Founded in 2016, Solugen replaces petroleum-based products with plant-derived substitutes through its Bioforge manufacturing platform. For example, it uses engineered enzymes and metal catalysts to convert feedstocks like sugar into chemicals that have traditionally been made from fossil fuels, such as petroleum and natural gas.

Solugen has raised $643 million in funding and now boasts a valuation of $2.2 billion.

“Sparked by a chance medical school poker game conversation in 2016, Solugen evolved from prototype to physical asset in five years, and production hit commercial scale shortly thereafter,” says CNBC.

Solugen co-founders Gaurab Chakrabarti and Sean Hunt received the Entrepreneur of The Year 2023 National Award, presented by professional services giant EY.

“Solugen is a textbook startup launched by two partners with $10,000 in seed money that is revolutionizing the chemical refining industry. The innovation-driven company is tackling impactful, life-changing issues important to the planet,” Entrepreneur of The Year judges wrote.

In April 2024, Solugen broke ground on a Bioforge biomanufacturing plant in Marshall, Minnesota. The 500,000-square-foot, 34-acre facility arose through a Solugen partnership with ADM. Chicago-based ADM produces agricultural products, commodities, and ingredients. The plant is expected to open in the fall of 2025.

“Solugen’s … technology is a transformative force in sustainable chemical manufacturing,” says Hunt. “The new facility will significantly increase our existing capabilities, enabling us to expand the market share of low-carbon chemistries.”

Houston cleantech company tests ​all-electric CO2-to-fuel production technology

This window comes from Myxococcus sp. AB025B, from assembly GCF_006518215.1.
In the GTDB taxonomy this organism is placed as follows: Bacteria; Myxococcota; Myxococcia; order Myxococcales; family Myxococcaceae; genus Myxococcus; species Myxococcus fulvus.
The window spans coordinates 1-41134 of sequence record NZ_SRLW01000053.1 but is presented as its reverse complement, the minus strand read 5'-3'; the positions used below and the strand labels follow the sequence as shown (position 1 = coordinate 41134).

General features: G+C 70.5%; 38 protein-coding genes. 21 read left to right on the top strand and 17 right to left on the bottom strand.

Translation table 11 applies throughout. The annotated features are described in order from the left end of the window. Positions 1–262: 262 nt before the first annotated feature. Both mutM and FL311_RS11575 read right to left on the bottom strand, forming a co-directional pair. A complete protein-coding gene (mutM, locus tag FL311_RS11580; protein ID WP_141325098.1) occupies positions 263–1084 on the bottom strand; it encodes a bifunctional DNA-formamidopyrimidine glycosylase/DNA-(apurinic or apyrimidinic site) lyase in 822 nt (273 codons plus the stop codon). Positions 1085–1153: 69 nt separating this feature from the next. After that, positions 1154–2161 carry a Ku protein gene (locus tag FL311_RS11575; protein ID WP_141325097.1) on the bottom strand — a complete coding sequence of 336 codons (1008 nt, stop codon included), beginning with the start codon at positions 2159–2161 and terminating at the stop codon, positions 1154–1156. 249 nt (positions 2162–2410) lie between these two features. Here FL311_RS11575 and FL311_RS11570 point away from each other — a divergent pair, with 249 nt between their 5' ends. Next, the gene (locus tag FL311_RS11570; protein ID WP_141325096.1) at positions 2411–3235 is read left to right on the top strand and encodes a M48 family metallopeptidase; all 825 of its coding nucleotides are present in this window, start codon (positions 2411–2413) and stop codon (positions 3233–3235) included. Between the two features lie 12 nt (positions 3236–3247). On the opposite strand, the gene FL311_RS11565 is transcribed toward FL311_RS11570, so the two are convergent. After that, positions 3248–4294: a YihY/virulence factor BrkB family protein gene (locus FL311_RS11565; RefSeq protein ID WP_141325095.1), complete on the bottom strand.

RESULTS ARE IN

Houston-based clean energy company Syzygy Plasmonics has successfully tested all-electric CO2-to-fuel production technology at RTI International’s facility at North Carolina’s Research Triangle Park.

Syzygy says the technology can significantly decarbonize transportation by converting two potent greenhouse gases, carbon dioxide and methane, into low-carbon jet fuel, diesel, and gasoline.

Equinor Ventures and Sumitomo Corp. of Americas sponsored the pilot project.

“This project showcases our ability to fight climate change by converting harmful greenhouse gases into fuel,” Trevor Best, CEO of Syzygy, says in a news release.

“At scale,” he adds, “we’re talking about significantly reducing and potentially eliminating the carbon intensity of shipping, trucking, and aviation. This is a major step toward quickly and cost effectively cutting emissions from the heavy-duty transport sector.”

At commercial scale, a typical Syzygy plant will consume nearly 200,000 tons of CO2 per year, the equivalent of taking 45,000 cars off the road.

“The results of this demonstration are encouraging and represent an important milestone in our collaboration with Syzygy,” says Sameer Parvathikar, director of renewable energy and energy storage at RTI.

In addition to the CO2-to-fuel demonstration, Syzygy's Ammonia e-Cracking™ technology has completed over 2,000 hours of performance and optimization testing at its plant in Houston. Syzygy is finalizing a site and partners for a commercial CO2-to-fuel plant.

Syzygy is working to decarbonize the chemical industry, responsible for almost 20 percent of industrial CO2 emissions, by using light instead of combustion to drive chemical reactions.

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This article originally ran on EnergyCapital.